According to the NMSS, neurological symptoms are not the only factors as psychological issues are another risk area.  Further, fear of falling, overconfidence, or inactivity can also be factors.

“As MS changes over time and walking becomes more difficult, you may find that you resist accepting help,” the NMSS writes in its guide for minimizing the risk of falls.

It says: “Being able to walk confidently and independently is important, so the idea of losing that independence may be frightening. Tools and tips that can prevent future falls will help to keep you more independent rather than take your independence away… being receptive to them is half the battle.”

Another plus is that the NMSS has also developed the Free From Falls program. This contains eight modules with webinars, downloadable educational material and video-guided exercises.

These materials teach people like you and me about the various risk factors, and also offers tips and strategies to reduce the risk of falls.

I, for one, will be paying close attention.

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Affiliate disclaimer: This affiliate disclosure details the affiliate relationships of MS, Health & Disability at 50shadesofsun.com with other companies and products. Read more.

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50shadesofsun.com is the personal website of Ian Franks, a Clinical Writer with Healthline, the fastest growing health information site. He enjoyed a successful career as a journalist, from reporter to editor in the print media. He gained a Journalist of the Year award in his native UK. Ian received a diagnosis of MS in 2002 and now lives in the south of Spain. He uses a wheelchair and advocates on mobility and accessibility issues.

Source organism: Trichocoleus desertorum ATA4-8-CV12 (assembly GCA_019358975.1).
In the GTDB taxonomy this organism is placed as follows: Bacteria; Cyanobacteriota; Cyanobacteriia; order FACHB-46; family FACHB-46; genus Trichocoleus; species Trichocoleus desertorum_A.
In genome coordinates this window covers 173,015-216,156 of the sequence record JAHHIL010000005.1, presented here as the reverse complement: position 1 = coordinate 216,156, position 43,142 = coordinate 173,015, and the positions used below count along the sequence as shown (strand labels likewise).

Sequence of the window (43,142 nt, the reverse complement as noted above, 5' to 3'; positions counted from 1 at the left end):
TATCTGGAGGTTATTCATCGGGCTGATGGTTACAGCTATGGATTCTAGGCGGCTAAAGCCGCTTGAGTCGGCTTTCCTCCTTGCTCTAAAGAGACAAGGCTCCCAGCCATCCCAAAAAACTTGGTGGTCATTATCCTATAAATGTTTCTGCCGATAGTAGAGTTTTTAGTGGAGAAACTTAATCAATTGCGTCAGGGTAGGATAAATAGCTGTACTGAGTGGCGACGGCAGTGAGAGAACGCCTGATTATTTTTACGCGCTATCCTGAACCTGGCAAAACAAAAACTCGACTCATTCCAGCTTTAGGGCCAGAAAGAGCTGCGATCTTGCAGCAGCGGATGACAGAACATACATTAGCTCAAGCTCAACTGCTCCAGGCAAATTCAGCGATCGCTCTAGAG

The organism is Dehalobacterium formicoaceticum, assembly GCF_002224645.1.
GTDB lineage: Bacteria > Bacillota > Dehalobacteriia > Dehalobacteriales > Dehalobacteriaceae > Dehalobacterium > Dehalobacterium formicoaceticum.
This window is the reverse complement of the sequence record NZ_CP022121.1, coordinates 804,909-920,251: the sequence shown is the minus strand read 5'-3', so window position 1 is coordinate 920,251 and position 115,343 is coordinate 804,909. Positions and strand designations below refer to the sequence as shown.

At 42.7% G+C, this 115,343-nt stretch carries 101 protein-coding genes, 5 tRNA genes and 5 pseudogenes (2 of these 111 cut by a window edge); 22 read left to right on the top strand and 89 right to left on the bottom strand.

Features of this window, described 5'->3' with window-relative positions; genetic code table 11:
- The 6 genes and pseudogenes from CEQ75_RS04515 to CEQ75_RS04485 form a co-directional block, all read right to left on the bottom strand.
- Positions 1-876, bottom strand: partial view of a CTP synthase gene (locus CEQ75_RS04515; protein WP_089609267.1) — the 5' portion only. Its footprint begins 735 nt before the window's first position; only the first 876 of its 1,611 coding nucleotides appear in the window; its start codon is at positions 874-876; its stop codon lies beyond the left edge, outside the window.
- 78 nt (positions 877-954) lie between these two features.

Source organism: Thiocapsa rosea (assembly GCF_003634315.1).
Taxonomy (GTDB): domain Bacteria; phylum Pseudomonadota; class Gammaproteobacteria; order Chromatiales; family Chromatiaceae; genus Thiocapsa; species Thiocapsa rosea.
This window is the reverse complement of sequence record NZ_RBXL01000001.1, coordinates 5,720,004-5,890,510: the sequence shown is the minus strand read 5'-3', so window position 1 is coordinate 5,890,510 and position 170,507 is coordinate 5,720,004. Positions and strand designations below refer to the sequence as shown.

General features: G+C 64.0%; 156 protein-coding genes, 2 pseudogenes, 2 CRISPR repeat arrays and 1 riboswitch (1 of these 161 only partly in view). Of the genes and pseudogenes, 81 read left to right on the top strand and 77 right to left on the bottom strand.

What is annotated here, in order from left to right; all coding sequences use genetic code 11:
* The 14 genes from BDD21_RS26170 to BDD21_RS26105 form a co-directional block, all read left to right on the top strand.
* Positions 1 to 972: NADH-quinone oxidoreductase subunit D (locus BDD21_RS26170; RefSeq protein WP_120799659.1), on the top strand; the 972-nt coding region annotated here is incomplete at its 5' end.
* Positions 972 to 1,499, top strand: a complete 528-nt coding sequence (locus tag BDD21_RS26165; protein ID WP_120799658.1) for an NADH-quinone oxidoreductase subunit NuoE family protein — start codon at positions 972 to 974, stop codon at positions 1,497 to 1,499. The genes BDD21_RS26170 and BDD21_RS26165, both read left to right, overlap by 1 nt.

Falls – the good, the bad, and the ……

Falls are a fact of life for people with multiple sclerosis or other disability that includes mobility and balance problems. But, those of us who take the tumbles know they are not all the same.

We divide them into bad falls and good falls. So, what is a “good” fall? How can any fall be good?

Well, from personal experience, I know that some falls can be thought of as good. I will try and explain.

falls First of all, there is the matter of injury. Any fall that incurs no more than bruises and scratches has got to be thought of as nothing to worry about. I have learned to relax and roll

Injuries, though, are not the only factor. Here I can only speak with my knowledge as a person with MS. I know that people without disabilities fall sometimes, and MS is not behind all my unscheduled meetings with the floor. After all, anyone can slip or trip.

Those of us who have MS know full well what can be blamed on the disease. In my own case, muscle weakness in my left leg can lead to my left knee giving way without warning. At other times, I cannot maintain my balance or am just too tired to move or stand up any longer.

These falls are all attributed to MS as it affects me. You may have other symptoms and effects. We all know, however, that every fall is bad if it is connected to MS.

However, other unplanned descents can be totally unconnected with the disability and so are “good” falls. These can include slips, trips, misjudging distances and so on.

Not all falls can be blamed on MS